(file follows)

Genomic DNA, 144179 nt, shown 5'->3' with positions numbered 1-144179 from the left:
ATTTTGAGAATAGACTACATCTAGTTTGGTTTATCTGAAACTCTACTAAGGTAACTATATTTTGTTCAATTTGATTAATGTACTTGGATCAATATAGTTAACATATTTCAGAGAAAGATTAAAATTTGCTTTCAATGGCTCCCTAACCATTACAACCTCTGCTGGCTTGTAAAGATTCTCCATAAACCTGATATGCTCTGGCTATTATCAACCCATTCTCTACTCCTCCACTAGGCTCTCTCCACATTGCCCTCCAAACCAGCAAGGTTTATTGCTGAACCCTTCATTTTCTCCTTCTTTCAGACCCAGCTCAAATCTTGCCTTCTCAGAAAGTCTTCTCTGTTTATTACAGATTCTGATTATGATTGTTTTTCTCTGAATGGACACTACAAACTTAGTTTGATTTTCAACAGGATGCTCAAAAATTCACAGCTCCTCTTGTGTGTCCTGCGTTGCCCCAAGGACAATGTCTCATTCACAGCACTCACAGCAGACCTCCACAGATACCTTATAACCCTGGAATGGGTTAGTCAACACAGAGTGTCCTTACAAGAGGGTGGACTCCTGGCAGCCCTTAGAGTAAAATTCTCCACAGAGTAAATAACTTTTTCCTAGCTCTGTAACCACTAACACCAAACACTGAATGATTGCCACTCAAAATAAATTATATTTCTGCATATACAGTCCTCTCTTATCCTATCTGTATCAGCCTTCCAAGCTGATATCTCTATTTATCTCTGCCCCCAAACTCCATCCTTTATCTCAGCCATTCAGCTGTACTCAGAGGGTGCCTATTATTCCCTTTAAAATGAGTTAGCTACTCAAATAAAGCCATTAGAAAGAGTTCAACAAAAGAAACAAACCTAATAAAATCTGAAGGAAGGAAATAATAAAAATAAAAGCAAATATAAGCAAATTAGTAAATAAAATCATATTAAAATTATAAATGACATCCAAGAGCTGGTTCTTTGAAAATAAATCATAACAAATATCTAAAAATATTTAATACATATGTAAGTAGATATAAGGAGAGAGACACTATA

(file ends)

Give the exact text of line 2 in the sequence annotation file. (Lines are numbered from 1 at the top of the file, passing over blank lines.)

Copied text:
ATTTTGAGAATAGACTACATCTAGTTTGGTTTATCTGAAACTCTACTAAGGTAACTATATTTTGTTCAATTTGATTAATGTACTTGGATCAATATAGTTAACATATTTCAGAGAAAGATTAAAATTTGCTTTCAATGGCTCCCTAACCATTACAACCTCTGCTGGCTTGTAAAGATTCTCCATAAACCTGATATGCTCTGGCTATTATCAACCCATTCTCTACTCCTCCACTAGGCTCTCTCCACATTGCCCTCCAAACCAGCAAGGTTTATTGCTGAACCCTTCATTTTCTCCTTCTTTCAGACCCAGCTCAAATCTTGCCTTCTCAGAAAGTCTTCTCTGTTTATTACAGATTCTGATTATGATTGTTTTTCTCTGAATGGACACTACAAACTTAGTTTGATTTTCAACAGGATGCTCAAAAATTCACAGCTCCTCTTGTGTGTCCTGCGTTGCCCCAAGGACAATGTCTCATTCACAGCACTCACAGCAGACCTCCACAGATACCTTATAACCCTGGAATGGGTTAGTCAACACAGAGTGTCCTTACAAGAGGGTGGACTCCTGGCAGCCCTTAGAGTAAAATTCTCCACAGAGTAAATAACTTTTTCCTAGCTCTGTAACCACTAACACCAAACACTGAATGATTGCCACTCAAAATAAATTATATTTCTGCATATACAGTCCTCTCTTATCCTATCTGTATCAGCCTTCCAAGCTGATATCTCTATTTATCTCTGCCCCCAAACTCCATCCTTTATCTCAGCCATTCAGCTGTACTCAGAGGGTGCCTATTATTCCCTTTAAAATGAGTTAGCTACTCAAATAAAGCCATTAGAAAGAGTTCAACAAAAGAAACAAACCTAATAAAATCTGAAGGAAGGAAATAATAAAAATAAAAGCAAATATAAGCAAATTAGTAAATAAAATCATATTAAAATTATAAATGACATCCAAGAGCTGGTTCTTTGAAAATAAATCATAACAAATATCTAAAAATATTTAATACATATGTAAGTAGATATAAGGAGAGAGACACTATA